Making ajax calls from javascript, even without a framework like jQuery, is pretty trivial. However, once you try to make the same request cross-domain, it gets hard fast. This is due to the security model all modern browsers use, known as the same origin policy. This policy makes sense in a lot of ways, but it's also somewhat broken and antiquated on the web today.

Why might you want to make cross domain requests? Just take a look at some examples:

  • Google Analytics sends metrics from your page to their central servers.
  • HousingMaps, a mashup of craigslist and GoogleMaps.
  • The Read Later Instapaper bookmarklet.

For cross domain ajax requests, the same origin policy is "broken" in the sense that there have been work-arounds available for a years. First there were proxy pages, where you wrap a remote URL in a page being served by the site the user is actually on. The proxy requires that you be in control of the page the user is on. Then there was a dual IFRAME hack, but that requires that you be in control of both ends.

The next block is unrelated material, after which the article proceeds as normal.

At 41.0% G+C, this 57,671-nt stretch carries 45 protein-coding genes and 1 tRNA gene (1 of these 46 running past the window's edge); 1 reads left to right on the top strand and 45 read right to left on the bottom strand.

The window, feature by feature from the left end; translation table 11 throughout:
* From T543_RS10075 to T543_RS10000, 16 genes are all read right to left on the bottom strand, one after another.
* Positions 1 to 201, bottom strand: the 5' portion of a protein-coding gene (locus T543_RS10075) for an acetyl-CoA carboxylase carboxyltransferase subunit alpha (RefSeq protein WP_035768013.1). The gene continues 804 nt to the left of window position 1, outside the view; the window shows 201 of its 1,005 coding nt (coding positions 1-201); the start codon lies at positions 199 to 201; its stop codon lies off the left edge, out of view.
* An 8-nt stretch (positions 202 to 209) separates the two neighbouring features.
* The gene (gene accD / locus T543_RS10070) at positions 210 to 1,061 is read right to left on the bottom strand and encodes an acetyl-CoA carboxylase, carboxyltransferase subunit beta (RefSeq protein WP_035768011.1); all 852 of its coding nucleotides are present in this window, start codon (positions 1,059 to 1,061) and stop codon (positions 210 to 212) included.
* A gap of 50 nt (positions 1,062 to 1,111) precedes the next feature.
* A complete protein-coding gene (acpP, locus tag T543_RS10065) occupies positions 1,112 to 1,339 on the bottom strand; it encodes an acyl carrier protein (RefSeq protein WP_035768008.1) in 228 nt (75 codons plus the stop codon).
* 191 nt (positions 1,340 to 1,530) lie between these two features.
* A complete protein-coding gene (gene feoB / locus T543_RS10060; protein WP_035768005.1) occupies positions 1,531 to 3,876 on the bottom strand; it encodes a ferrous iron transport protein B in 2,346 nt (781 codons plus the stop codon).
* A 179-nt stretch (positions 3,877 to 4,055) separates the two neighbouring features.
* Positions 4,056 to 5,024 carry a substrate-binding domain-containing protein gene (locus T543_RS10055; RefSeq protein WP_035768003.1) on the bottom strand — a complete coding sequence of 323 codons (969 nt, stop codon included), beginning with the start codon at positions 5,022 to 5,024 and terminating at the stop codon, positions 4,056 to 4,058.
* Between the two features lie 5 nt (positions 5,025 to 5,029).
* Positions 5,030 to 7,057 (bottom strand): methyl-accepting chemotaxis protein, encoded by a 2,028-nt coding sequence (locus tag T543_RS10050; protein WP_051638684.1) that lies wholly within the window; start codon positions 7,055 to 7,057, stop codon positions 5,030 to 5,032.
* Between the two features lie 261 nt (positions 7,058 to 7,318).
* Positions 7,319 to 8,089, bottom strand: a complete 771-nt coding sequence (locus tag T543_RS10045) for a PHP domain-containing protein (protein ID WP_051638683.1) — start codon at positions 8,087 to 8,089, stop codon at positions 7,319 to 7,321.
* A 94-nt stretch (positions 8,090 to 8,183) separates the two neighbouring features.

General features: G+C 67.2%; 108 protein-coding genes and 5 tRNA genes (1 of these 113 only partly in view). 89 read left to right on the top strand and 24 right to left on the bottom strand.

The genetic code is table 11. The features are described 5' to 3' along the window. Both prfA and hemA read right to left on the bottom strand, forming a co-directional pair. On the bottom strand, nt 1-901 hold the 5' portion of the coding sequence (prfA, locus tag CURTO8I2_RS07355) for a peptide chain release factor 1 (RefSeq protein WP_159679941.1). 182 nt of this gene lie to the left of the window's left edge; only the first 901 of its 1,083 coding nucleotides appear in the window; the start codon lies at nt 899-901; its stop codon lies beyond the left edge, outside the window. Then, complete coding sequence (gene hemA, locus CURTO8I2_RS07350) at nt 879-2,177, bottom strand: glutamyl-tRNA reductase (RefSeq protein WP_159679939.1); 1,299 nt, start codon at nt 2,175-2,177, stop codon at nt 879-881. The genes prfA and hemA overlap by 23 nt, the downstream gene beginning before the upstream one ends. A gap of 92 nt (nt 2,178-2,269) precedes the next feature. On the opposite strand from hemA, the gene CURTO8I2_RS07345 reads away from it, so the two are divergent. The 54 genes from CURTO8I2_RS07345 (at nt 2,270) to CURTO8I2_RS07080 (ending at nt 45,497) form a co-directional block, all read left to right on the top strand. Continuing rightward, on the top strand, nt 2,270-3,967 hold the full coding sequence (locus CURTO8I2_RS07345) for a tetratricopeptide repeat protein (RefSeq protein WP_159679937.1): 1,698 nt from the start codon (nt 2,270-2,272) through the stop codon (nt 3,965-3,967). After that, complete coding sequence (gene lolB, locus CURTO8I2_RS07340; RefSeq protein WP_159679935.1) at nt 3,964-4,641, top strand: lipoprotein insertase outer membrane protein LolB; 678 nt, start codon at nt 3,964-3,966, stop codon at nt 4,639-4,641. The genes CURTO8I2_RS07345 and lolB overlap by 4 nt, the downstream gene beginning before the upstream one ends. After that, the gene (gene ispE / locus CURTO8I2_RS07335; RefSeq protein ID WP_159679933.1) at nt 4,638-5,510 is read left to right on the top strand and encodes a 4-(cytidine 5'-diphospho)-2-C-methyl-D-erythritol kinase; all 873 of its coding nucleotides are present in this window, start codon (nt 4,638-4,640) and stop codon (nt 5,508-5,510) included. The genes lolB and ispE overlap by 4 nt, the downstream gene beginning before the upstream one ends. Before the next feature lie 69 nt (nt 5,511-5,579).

Recently, JSONP has emerged as a standard to allow cross domain requests. It's something of a hack that works by returning an executable javascript function from a script tag request. It also exposes you to potential javascript injection vulnerabilities if you are not in control of the remote host. On the plus side, it's provided seamlessly as a feature in recent jQuery versions.

Luckily, there is a true standard emerging that's not built on top of a hack. In 2004, the W3C started work on a draft called Cross-Origin Resource Sharing (CORS). In 2009, Mozilla was the first browser to implement support for CORS. Currently Chrome also supports it. It allows a HTTP server to set some new headers that tell the browser to modify its same origin policy.

For example, the following Django code with allow an ajax request from another domain to your server.

def myview(_request):
    response = HttpResponse(json.dumps({"key": "value", "key2": "value"}))
    response["Access-Control-Allow-Origin"] = "*"
    response["Access-Control-Allow-Methods"] = "POST, GET, OPTIONS"
    response["Access-Control-Max-Age"] = "1000"
    response["Access-Control-Allow-Headers"] = "*"
    return response

In typical fashion, Microsoft went ahead and implemented their own incompatible version of the same thing, which they call XDR. If you're masochistic, you can try to use it. Otherwise, you can wait until IE10 when they will support CORS, too.